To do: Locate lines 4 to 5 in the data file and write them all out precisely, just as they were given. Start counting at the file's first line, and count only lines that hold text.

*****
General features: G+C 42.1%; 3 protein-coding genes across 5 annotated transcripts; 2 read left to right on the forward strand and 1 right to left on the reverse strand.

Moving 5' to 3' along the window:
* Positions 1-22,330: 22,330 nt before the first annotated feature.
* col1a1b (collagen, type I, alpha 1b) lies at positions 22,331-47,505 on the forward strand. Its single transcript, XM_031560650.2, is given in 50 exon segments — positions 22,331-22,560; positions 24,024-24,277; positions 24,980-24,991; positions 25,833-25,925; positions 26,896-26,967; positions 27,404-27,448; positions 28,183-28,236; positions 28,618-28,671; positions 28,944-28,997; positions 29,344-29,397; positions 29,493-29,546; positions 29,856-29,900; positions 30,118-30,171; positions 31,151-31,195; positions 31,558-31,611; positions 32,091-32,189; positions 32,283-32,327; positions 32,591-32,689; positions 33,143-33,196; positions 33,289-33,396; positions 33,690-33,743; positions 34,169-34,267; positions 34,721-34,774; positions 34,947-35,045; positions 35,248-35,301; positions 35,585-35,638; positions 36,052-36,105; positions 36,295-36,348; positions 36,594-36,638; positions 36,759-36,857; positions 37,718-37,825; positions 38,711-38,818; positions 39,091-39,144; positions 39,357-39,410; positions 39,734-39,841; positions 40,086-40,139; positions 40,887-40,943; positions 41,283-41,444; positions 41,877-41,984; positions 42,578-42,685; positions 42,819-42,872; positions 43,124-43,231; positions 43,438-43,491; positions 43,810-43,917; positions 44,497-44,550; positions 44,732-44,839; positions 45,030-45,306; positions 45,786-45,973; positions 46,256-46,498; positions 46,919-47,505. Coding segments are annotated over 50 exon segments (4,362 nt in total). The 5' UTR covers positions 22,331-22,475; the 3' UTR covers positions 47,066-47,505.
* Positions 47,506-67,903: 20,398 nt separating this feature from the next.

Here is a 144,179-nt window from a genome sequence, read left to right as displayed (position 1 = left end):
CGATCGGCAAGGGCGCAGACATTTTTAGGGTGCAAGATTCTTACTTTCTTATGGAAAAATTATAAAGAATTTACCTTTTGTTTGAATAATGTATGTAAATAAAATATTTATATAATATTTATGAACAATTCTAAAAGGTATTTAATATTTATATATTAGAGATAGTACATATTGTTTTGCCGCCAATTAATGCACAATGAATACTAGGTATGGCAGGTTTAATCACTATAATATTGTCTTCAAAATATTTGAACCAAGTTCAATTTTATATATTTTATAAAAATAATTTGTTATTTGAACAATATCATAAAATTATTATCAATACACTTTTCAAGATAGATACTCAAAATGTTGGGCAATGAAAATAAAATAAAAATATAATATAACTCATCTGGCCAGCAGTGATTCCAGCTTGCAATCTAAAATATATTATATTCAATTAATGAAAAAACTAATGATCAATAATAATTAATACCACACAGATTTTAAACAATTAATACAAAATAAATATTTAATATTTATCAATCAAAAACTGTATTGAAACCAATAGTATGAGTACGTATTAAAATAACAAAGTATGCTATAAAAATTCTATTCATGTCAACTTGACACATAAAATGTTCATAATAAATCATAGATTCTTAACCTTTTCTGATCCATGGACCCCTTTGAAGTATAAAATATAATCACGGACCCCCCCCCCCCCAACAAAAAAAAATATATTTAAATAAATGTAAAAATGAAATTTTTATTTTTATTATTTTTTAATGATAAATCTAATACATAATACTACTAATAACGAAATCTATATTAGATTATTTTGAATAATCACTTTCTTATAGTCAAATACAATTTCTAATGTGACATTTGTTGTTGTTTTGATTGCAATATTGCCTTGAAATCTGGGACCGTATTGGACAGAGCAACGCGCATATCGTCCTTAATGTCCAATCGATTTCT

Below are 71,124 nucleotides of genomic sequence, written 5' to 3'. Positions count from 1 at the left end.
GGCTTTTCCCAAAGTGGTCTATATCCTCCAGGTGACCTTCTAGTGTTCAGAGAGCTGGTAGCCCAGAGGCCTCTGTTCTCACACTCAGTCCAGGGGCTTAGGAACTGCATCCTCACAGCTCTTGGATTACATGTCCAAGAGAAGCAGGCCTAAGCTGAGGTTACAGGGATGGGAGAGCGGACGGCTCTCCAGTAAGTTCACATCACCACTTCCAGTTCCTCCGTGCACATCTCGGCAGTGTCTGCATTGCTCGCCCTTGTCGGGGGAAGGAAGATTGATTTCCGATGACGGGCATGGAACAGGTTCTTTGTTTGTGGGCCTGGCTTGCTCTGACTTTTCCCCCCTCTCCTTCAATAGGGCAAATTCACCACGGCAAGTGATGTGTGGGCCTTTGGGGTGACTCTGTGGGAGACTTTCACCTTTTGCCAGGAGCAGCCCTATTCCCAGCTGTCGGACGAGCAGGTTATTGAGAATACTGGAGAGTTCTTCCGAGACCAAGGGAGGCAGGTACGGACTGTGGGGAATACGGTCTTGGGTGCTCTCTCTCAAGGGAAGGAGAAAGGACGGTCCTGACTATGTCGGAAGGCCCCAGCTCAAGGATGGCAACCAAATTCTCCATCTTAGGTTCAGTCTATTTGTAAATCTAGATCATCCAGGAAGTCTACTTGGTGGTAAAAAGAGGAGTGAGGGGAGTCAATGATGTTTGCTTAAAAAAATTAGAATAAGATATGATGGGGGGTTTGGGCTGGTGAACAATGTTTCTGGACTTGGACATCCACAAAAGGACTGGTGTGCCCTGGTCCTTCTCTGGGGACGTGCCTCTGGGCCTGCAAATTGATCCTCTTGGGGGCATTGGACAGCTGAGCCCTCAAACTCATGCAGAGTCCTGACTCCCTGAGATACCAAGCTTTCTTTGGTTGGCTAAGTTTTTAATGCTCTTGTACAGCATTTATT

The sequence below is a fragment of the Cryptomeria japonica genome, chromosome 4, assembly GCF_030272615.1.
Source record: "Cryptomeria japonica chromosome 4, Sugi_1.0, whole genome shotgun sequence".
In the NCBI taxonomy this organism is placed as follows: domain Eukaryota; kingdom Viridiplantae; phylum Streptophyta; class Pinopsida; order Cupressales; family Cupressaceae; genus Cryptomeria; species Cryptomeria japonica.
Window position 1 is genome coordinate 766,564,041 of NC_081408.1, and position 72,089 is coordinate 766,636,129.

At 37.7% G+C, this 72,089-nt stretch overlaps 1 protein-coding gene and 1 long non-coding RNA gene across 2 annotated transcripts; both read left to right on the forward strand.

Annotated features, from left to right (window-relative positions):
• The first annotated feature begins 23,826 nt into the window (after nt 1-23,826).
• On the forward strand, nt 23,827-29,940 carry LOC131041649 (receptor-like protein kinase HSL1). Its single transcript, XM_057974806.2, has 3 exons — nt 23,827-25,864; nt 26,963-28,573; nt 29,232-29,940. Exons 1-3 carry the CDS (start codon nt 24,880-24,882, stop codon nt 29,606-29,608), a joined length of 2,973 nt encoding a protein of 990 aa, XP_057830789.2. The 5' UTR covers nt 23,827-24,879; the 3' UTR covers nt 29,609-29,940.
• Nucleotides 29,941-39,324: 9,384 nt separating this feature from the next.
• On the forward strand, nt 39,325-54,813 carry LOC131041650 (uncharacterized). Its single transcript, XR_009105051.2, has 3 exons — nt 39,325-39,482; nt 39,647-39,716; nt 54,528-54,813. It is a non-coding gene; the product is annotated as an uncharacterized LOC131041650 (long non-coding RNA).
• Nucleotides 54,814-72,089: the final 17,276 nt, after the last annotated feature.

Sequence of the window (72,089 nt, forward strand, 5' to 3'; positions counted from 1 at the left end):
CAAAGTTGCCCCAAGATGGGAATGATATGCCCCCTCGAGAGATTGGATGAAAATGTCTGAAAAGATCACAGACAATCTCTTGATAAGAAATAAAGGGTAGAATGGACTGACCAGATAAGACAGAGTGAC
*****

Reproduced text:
* col1a1b (collagen, type I, alpha 1b) lies at positions 22,331-47,505 on the forward strand. Its single transcript, XM_031560650.2, is given in 50 exon segments — positions 22,331-22,560; positions 24,024-24,277; positions 24,980-24,991; positions 25,833-25,925; positions 26,896-26,967; positions 27,404-27,448; positions 28,183-28,236; positions 28,618-28,671; positions 28,944-28,997; positions 29,344-29,397; positions 29,493-29,546; positions 29,856-29,900; positions 30,118-30,171; positions 31,151-31,195; positions 31,558-31,611; positions 32,091-32,189; positions 32,283-32,327; positions 32,591-32,689; positions 33,143-33,196; positions 33,289-33,396; positions 33,690-33,743; positions 34,169-34,267; positions 34,721-34,774; positions 34,947-35,045; positions 35,248-35,301; positions 35,585-35,638; positions 36,052-36,105; positions 36,295-36,348; positions 36,594-36,638; positions 36,759-36,857; positions 37,718-37,825; positions 38,711-38,818; positions 39,091-39,144; positions 39,357-39,410; positions 39,734-39,841; positions 40,086-40,139; positions 40,887-40,943; positions 41,283-41,444; positions 41,877-41,984; positions 42,578-42,685; positions 42,819-42,872; positions 43,124-43,231; positions 43,438-43,491; positions 43,810-43,917; positions 44,497-44,550; positions 44,732-44,839; positions 45,030-45,306; positions 45,786-45,973; positions 46,256-46,498; positions 46,919-47,505. Coding segments are annotated over 50 exon segments (4,362 nt in total). The 5' UTR covers positions 22,331-22,475; the 3' UTR covers positions 47,066-47,505.
* Positions 47,506-67,903: 20,398 nt separating this feature from the next.